There were many ways to hunt and kill buffalo. For the
Aboriginal Peoples of the prairie province, the circumstances
shaped the method. Before the introduction of horses and guns,
one of the most unique methods involved using a buffalo jump or
‘surround pound’ to take out many animals at one time. These
techniques required physical skill and knowledge of buffalo
behaviour. A few scouts would find a buffalo herd and by
stampeding the animals off of a cliff or into a giant corral,
move them to where they could be slaughtered and then processed
before the meat could spoil. Hunting alone or in very small
groups, the hunters stalked the buffalo as they would other game
animals. After the arrival of horses, the method was altered and
became known as "running" the buffalo.
The Métis took this technique and modified it. They used
muzzle-loading guns, and preferred to hunt in larger groups.
Their use of the Red River cart also allowed them to process and
collect kills over a wider area. Over time, they refined the
technique. The buffalo hunters became practiced at reloading
their guns with one hand. They chose and trained quick footed
and fearless little horses, known as "buffalo runners." A
greenhorn would discover just how well trained these horses
The huge hunts of Red River probably developed as a consequence
of the rapid growth of the area. An aboriginal hunting band
would include relatives and friends of the group leader. In the
inter-related communities in Red River, choosing how to
constitute a hunt, choosing whom to leave behind, must have been
impossible. Given the huge size of the buffalo herds, going out
all together was a strategy that was not only economically sound
but strengthened the community.
The western buffalo hunts were different, following more closely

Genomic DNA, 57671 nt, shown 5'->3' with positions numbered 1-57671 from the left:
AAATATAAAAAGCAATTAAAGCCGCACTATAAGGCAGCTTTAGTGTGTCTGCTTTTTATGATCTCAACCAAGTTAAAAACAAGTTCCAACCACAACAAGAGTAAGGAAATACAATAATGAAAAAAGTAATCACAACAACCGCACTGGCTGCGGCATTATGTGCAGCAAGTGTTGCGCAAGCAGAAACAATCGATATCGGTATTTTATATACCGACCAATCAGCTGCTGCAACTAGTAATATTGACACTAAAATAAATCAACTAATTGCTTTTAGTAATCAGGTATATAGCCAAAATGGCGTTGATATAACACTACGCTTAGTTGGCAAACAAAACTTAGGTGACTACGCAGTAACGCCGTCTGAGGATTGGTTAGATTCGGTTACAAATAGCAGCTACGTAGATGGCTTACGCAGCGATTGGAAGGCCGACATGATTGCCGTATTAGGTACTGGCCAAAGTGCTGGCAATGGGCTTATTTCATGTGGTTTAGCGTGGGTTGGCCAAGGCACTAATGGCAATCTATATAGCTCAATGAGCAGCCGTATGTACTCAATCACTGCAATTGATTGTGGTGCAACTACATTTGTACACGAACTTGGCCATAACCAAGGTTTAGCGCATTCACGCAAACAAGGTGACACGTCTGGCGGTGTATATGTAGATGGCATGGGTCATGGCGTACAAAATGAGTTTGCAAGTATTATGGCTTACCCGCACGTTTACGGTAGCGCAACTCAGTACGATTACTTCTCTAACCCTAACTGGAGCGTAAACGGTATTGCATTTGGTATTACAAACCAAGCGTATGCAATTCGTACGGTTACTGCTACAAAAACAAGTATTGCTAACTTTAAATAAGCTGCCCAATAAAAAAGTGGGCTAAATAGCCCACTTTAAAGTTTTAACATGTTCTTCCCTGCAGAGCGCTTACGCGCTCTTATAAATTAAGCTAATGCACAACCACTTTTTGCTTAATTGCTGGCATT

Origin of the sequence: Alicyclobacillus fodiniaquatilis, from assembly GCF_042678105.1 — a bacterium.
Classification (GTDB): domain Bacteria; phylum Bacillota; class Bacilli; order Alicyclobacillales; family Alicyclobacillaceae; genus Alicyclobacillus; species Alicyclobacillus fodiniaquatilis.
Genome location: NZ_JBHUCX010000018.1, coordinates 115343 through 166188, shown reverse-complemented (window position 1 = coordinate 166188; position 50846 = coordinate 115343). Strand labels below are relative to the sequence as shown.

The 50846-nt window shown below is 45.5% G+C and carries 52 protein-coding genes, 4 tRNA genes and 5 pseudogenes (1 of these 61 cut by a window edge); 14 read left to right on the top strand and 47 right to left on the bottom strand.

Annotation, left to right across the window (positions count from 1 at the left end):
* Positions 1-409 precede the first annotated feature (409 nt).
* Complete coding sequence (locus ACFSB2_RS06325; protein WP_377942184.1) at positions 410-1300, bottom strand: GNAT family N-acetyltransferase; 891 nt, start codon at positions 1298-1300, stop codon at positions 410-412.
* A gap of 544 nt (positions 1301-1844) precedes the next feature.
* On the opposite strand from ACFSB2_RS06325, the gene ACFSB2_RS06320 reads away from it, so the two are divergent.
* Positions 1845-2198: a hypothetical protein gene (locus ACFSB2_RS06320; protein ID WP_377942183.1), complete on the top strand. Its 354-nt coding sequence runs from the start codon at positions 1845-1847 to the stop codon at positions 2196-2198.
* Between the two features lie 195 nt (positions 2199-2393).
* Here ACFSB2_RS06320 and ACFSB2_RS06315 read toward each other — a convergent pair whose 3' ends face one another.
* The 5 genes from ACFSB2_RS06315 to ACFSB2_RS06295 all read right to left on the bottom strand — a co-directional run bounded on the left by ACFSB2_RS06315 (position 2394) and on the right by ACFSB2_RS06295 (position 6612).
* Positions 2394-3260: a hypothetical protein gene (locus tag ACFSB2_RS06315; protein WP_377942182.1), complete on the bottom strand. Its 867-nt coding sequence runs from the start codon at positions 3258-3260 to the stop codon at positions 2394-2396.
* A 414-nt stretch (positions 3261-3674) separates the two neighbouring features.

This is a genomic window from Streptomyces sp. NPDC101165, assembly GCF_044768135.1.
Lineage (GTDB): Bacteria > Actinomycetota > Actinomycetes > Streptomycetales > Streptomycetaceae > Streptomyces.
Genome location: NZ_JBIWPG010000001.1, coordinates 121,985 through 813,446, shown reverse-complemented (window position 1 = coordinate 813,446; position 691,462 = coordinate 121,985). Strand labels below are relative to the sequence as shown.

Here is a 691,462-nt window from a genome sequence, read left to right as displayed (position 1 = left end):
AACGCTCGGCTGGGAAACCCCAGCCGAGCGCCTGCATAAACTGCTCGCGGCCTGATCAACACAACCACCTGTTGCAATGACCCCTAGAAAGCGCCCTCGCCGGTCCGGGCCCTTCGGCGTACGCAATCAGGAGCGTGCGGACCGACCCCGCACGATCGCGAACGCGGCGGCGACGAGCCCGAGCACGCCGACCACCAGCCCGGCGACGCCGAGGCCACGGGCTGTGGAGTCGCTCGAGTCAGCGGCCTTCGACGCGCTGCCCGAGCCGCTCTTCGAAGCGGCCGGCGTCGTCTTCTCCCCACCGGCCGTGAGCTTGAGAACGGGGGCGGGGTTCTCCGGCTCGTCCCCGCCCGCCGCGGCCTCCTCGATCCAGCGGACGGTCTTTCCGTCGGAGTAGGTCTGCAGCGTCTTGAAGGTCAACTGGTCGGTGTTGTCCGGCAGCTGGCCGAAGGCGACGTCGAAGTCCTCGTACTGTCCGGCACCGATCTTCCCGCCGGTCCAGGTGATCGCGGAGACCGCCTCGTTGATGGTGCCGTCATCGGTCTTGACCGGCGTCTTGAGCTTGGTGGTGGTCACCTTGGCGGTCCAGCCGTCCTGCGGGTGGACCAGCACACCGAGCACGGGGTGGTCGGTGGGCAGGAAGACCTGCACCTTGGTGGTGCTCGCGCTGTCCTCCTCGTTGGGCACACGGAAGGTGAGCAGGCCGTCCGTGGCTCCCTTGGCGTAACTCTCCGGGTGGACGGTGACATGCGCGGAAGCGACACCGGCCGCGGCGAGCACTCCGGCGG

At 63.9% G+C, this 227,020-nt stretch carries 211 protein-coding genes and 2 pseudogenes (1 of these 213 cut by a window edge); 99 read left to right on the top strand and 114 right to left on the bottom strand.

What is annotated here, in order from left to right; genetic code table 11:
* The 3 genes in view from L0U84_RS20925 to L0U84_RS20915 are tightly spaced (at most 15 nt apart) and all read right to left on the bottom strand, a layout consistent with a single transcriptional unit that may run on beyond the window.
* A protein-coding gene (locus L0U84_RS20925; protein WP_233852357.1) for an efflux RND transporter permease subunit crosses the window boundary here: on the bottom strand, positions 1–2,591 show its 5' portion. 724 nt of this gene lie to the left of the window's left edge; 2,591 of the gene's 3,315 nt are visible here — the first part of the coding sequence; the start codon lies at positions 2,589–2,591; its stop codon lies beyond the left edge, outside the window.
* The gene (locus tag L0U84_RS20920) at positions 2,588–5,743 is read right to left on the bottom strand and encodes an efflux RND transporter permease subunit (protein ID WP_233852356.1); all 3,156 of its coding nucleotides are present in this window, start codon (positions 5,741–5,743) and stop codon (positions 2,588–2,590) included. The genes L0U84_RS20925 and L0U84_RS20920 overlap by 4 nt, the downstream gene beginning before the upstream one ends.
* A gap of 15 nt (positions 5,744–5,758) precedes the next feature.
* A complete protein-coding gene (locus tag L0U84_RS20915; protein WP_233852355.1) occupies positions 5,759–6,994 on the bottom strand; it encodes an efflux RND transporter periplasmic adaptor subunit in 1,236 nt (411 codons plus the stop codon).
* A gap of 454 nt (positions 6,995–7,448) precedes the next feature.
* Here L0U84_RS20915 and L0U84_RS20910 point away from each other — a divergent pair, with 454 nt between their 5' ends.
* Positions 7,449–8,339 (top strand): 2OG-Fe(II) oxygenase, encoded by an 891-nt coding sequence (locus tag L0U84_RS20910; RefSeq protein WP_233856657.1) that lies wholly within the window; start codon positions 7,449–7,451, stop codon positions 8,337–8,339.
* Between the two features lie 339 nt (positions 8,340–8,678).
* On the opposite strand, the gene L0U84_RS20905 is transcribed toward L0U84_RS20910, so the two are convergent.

the original model. Family groups, resembling First Nations
bands in both size and composition, set out from home, met and
joined other groups, and looked for buffalo. As early as the
1840s, hunters going out from Fort Edmonton reported that the
buffalo were further out in the plains. By the 1860s, family
groups were traveling down to hunt buffalo between the Battle
and Red Deer Rivers. Families began to settle on the Battle
River during this time, creating the Battle River Settlement. It
became known as Duhamel after its first priest.
In the late 1860s, settlement began around Buffalo Lake, at Tail
Creek, Boss Hill and the north shore, growing from wintering
camps. Norbert Welsh described life in a winter camp where he
spent the winters of 1863 to 1869. He was working out of Fort
Garry (Red River) and trading in the area known as Round Plain,
north and east of the mouth of the Red Deer River. He described
how he built a log storehouse for his goods, and then a log
house. They did not sleep in the house because they had no way
to heat it. The first year there were only three men there. In
the last years, he described their village as a scattering of
thirty or forty "log huts" made of logs and plastered with mud.
The wintering villages grew. The hunters and traders found a
location where buffalo could still be found, and returned to it,
season after season. The area around Buffalo Lake had long been
a favourite spot for buffalo hunting. It receives more rain than
further east, and has marshy plains around it. The resulting
lush vegetation may explain why it was said to be the last place
in the northern plains where buffalo were found. Old settlers
tell a First Nations story of the buffalo going into the lake
for the winter and not returning.
In Welsh’s last year at Round Plain, the buffalo were very
scarce. The big animals no longer wandered the prairies in herds
of thousands. Food was in such short supply that one trader sold
pemmican back to the hunters. The Aboriginal Peoples scattered
across the province in search of more buffalo.
For the northern plains, that was the last of the buffalo herds.
For the area around Buffalo Lake, the time marked a transition
from hunting to settlement, as had earlier occurred on the
Battle River. Descendants of the some of those buffalo hunters
who settled there still live in the area. Tail Creek had lasted
for about a decade.
Norbert Welsh and his family followed the last of the buffalo to
the Cyprus Hills. Some Métis followed the buffalo into Montana,
but were forced to return. The buffalo hunting days were over.